Discrimination between intracellular uptake and surface adhesion of bacterial pathogens

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Science  17 May 1991:
Vol. 252, Issue 5008, pp. 934-938
DOI: 10.1126/science.1674624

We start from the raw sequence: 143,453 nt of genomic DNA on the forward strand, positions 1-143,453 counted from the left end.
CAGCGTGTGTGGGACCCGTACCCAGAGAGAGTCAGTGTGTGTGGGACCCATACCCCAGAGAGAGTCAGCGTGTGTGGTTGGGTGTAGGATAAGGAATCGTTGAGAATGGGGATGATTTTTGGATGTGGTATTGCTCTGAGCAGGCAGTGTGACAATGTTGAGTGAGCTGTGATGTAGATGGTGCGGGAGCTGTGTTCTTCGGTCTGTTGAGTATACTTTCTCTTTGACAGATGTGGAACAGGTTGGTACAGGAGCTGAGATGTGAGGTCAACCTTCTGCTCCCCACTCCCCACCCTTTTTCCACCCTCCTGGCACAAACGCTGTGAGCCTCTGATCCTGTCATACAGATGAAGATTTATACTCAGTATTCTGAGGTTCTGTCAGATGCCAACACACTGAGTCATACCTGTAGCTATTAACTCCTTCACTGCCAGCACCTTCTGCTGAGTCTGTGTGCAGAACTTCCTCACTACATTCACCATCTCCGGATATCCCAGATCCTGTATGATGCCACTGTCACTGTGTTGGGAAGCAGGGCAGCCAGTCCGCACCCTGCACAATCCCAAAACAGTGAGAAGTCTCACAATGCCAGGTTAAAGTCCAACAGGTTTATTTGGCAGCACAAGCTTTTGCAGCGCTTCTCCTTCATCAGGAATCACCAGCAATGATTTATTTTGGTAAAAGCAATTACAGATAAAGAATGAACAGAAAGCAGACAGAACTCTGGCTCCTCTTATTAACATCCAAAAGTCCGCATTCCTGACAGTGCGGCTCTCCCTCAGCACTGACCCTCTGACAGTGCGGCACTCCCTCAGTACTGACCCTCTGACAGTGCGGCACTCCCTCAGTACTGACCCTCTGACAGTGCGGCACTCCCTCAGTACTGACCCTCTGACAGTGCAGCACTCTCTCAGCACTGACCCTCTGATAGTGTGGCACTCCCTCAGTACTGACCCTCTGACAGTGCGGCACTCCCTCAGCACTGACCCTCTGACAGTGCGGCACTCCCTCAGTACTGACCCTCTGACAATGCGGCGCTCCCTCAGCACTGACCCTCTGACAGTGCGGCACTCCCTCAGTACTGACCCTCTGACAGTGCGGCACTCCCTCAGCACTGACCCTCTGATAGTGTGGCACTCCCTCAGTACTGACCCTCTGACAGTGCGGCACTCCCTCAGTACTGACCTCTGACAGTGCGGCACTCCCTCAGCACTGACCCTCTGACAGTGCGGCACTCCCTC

Most bacterial pathogens initiate infectious diseases by adhering to host cells. Bacterial adherence to nonphagocytic cells usually leads to extracellular colonization; however, many invasive microorganisms enter host cells after binding to the host cell surface. It is unclear why bacterial adherence can result in these two different fates for the microorganism. Analyses of model systems, such as the uptake of enteropathogenic Yersinia into cultured cells, indicate that the particular mammalian cell receptors bound and the nature of the binding event dictate whether the bacterium remains extracellular or enters host cells.

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